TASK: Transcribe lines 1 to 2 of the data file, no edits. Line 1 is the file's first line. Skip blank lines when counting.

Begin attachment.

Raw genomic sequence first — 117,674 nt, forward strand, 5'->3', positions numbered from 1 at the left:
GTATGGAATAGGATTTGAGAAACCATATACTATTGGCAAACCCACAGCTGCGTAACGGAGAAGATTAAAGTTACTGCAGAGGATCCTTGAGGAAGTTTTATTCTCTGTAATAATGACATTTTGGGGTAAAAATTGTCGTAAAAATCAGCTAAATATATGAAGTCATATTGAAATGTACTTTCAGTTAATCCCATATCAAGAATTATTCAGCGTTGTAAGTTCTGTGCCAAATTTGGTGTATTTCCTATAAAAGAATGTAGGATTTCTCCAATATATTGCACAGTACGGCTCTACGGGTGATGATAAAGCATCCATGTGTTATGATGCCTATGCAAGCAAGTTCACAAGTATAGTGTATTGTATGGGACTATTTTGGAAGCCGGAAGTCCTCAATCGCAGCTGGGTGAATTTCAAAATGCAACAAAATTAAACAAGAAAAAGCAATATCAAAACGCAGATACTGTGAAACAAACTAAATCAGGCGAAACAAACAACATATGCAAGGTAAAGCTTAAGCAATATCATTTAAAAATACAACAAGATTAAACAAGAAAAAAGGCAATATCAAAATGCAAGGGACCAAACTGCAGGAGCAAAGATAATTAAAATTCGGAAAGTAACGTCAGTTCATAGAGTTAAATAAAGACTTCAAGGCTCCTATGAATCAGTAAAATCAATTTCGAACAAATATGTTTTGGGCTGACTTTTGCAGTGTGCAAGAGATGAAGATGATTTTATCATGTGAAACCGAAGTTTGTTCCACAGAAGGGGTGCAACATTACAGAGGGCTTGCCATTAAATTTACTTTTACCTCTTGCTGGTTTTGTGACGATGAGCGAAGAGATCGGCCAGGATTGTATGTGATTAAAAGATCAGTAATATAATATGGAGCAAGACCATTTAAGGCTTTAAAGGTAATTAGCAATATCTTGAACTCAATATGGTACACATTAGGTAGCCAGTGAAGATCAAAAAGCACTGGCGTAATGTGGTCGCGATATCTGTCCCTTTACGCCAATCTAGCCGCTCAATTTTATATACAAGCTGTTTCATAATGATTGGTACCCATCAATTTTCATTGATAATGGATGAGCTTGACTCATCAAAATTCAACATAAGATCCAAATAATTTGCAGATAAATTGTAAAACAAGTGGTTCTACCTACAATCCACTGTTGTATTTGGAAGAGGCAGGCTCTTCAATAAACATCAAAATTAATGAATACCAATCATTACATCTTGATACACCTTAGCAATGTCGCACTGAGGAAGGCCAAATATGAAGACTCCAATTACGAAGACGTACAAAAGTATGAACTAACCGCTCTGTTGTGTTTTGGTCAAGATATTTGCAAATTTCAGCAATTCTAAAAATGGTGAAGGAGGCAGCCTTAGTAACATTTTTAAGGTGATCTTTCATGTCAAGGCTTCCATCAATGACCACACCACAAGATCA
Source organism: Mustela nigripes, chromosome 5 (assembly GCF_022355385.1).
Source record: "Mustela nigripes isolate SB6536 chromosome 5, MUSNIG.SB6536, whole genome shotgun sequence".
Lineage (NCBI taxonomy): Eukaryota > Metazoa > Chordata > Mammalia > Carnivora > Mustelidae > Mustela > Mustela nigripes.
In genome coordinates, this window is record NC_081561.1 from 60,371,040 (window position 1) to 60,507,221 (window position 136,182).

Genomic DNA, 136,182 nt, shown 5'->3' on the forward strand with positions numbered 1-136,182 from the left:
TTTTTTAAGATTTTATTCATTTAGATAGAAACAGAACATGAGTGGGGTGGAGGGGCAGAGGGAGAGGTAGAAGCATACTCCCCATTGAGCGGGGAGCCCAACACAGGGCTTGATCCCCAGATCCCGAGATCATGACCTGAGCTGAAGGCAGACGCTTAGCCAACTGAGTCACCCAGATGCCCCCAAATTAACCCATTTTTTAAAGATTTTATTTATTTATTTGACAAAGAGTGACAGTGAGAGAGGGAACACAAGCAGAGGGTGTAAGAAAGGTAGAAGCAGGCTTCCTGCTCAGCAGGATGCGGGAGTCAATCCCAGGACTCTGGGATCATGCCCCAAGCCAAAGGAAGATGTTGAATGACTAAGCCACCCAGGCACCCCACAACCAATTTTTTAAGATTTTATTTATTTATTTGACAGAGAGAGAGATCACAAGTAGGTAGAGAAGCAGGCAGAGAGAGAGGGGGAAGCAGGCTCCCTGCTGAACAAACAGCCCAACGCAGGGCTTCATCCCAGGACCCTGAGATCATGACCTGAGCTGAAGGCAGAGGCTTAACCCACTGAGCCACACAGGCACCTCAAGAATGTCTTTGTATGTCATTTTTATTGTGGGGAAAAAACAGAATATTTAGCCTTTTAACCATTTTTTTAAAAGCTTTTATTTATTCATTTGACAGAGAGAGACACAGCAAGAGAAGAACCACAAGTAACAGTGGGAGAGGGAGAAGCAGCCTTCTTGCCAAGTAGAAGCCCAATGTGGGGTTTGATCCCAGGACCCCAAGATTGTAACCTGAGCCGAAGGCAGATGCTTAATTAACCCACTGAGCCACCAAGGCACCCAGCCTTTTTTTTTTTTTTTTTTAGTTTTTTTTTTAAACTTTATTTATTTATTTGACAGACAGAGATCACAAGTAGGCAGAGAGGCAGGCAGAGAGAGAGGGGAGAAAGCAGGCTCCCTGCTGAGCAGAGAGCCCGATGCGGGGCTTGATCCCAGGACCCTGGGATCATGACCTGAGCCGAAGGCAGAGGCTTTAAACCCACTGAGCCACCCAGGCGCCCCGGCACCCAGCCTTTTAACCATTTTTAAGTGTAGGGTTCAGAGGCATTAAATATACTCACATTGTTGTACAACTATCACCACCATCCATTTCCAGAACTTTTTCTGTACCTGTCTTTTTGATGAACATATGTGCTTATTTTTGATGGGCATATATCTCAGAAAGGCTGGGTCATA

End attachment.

Raw genomic sequence first — 117,674 nt, forward strand, 5'->3', positions numbered from 1 at the left:
GTATGGAATAGGATTTGAGAAACCATATACTATTGGCAAACCCACAGCTGCGTAACGGAGAAGATTAAAGTTACTGCAGAGGATCCTTGAGGAAGTTTTATTCTCTGTAATAATGACATTTTGGGGTAAAAATTGTCGTAAAAATCAGCTAAATATATGAAGTCATATTGAAATGTACTTTCAGTTAATCCCATATCAAGAATTATTCAGCGTTGTAAGTTCTGTGCCAAATTTGGTGTATTTCCTATAAAAGAATGTAGGATTTCTCCAATATATTGCACAGTACGGCTCTACGGGTGATGATAAAGCATCCATGTGTTATGATGCCTATGCAAGCAAGTTCACAAGTATAGTGTATTGTATGGGACTATTTTGGAAGCCGGAAGTCCTCAATCGCAGCTGGGTGAATTTCAAAATGCAACAAAATTAAACAAGAAAAAGCAATATCAAAACGCAGATACTGTGAAACAAACTAAATCAGGCGAAACAAACAACATATGCAAGGTAAAGCTTAAGCAATATCATTTAAAAATACAACAAGATTAAACAAGAAAAAAGGCAATATCAAAATGCAAGGGACCAAACTGCAGGAGCAAAGATAATTAAAATTCGGAAAGTAACGTCAGTTCATAGAGTTAAATAAAGACTTCAAGGCTCCTATGAATCAGTAAAATCAATTTCGAACAAATATGTTTTGGGCTGACTTTTGCAGTGTGCAAGAGATGAAGATGATTTTATCATGTGAAACCGAAGTTTGTTCCACAGAAGGGGTGCAACATTACAGAGGGCTTGCCATTAAATTTACTTTTACCTCTTGCTGGTTTTGTGACGATGAGCGAAGAGATCGGCCAGGATTGTATGTGATTAAAAGATCAGTAATATAATATGGAGCAAGACCATTTAAGGCTTTAAAGGTAATTAGCAATATCTTGAACTCAATATGGTACACATTAGGTAGCCAGTGAAGATCAAAAAGCACTGGCGTAATGTGGTCGCGATATCTGTCCCTTTACGCCAATCTAGCCGCTCAATTTTATATACAAGCTGTTTCATAATGATTGGTACCCATCAATTTTCATTGATAATGGATGAGCTTGACTCATCAAAATTCAACATAAGATCCAAATAATTTGCAGATAAATTGTAAAACAAGTGGTTCTACCTACAATCCACTGTTGTATTTGGAAGAGGCAGGCTCTTCAATAAACATCAAAATTAATGAATACCAATCATTACATCTTGATACACCTTAGCAATGTCGCACTGAGGAAGGCCAAATATGAAGACTCCAATTACGAAGACGTACAAAAGTATGAACTAACCGCTCTGTTGTGTTTTGGTCAAGATATTTGCAAATTTCAGCAATTCTAAAAATGGTGAAGGAGGCAGCCTTAGTAACATTTTTAAGGTGATCTTTCATGTCAAGGCTTCCATCAATGACCACACCACAAGATCA